By Jonas Terrado

Japeth Aguilar is making a difference for Barangay Ginebra San Miguel through three games of the PBA Governors’ Cup Finals, particularly with his play on the defensive end.

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Ginebra’s Japeth Aguilar, center, is welcomed by coach Tim Cone, left, and teammate Stanley Pringle during Game 3 of the PBA Governors’ Cup Finals at the Smart Araneta Coliseum, January 12, 2020. (MB Photo / Rio Deluvio)

The athletic big man is averaging 19.0 points on 49-percent shooting with 6.0 rebounds to emerge as Ginebra’s most consistent local in the best-of-seven championship series.

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Ginebra’s Japeth Aguilar, center, scores against Meralco’s Chris Newsome, left, and Allen Durham in Game 3 of the PBA Governors’ Cup Finals at the Smart Araneta Coliseum, January 12, 2020. (MB Photo / Rio Deluvio)

But it’s his 3.7 blocks that has caught the attention of fans, not only for his game-saving swat on Allen Durham in the series opener but for the seven he had in Sunday’s 92-84 victory at the Smart Araneta Coliseum.

“It was a block party out there,” said Ginebra coach Tim Cone.

Having Aguilar deliver on both ends has given the Kings more belief of their chances to reign supreme over the Bolts for a third time in the season-ending conference.

Aguilar’s seven blocks Sunday not only tied his second-best output in a game but also moved him past Alvin Patrimonio, Abe King and Poch Juinio for 12th all-time in blocks.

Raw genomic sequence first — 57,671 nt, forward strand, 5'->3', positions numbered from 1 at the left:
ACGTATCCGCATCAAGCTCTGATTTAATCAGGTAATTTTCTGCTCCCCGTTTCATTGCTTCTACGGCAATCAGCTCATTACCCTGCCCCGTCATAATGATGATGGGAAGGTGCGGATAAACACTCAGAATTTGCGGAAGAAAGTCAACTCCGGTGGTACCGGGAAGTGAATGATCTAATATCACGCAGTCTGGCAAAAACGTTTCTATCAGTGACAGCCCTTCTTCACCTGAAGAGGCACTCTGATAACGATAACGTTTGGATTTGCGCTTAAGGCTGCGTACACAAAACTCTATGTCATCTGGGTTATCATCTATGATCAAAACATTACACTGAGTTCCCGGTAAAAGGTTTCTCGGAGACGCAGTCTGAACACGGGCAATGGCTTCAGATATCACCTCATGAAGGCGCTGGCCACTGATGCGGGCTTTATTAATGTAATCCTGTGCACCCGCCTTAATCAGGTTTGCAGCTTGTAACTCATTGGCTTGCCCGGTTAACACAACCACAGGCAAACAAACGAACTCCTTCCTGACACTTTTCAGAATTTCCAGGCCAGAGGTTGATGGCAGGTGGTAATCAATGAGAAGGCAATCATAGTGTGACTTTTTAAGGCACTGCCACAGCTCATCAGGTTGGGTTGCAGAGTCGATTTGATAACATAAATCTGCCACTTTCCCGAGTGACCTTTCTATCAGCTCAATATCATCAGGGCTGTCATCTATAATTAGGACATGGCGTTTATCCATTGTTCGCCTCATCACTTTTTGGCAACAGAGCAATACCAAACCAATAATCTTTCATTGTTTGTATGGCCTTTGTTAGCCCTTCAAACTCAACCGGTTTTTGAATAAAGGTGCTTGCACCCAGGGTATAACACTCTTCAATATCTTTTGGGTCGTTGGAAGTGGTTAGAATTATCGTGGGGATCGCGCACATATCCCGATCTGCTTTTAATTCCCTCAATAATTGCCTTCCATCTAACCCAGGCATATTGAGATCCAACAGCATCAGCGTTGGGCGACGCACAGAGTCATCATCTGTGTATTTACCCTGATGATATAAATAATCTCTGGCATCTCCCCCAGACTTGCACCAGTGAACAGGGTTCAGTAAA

The 32-year-old, already in his ninth pro season, has 583 career blocks.

“Ever since nag-start ako ng basketball, yun ang naging niche ko,” he said. “I mean shot blocker ako ever since high school at college…ginagawa ko lang yung role ko. Alam ko yun ang isang strength ko. So I try to do it to the best of my abilities.”

Cone acknowledged that shot-blocking is a “fun skill for him [Aguilar],” but he wouldn’t mind such notion if it benefits Ginebra.

“That’s something that keys the team, that keys the fans,” said Cone. “Blocking shots is a big turnaround play. I don’t think there’s anybody in the league that’s a better weakside defender than Japeth. It’s just a matter of him staying low and being alert and seeing it coming and anticipating that shot and going and get that. And he’s learned to do that.

“So full credit to him because he’s worked on that. He’s worked on that part of his game,” he added.

Aguilar could benefit on the potential absence of the injured Raymond Almazan in Game 4 set Wednesday at the Big Dome.

Regardless, it seems Aguilar has all the confidence needed to lord the paint for the rest of the Finals.

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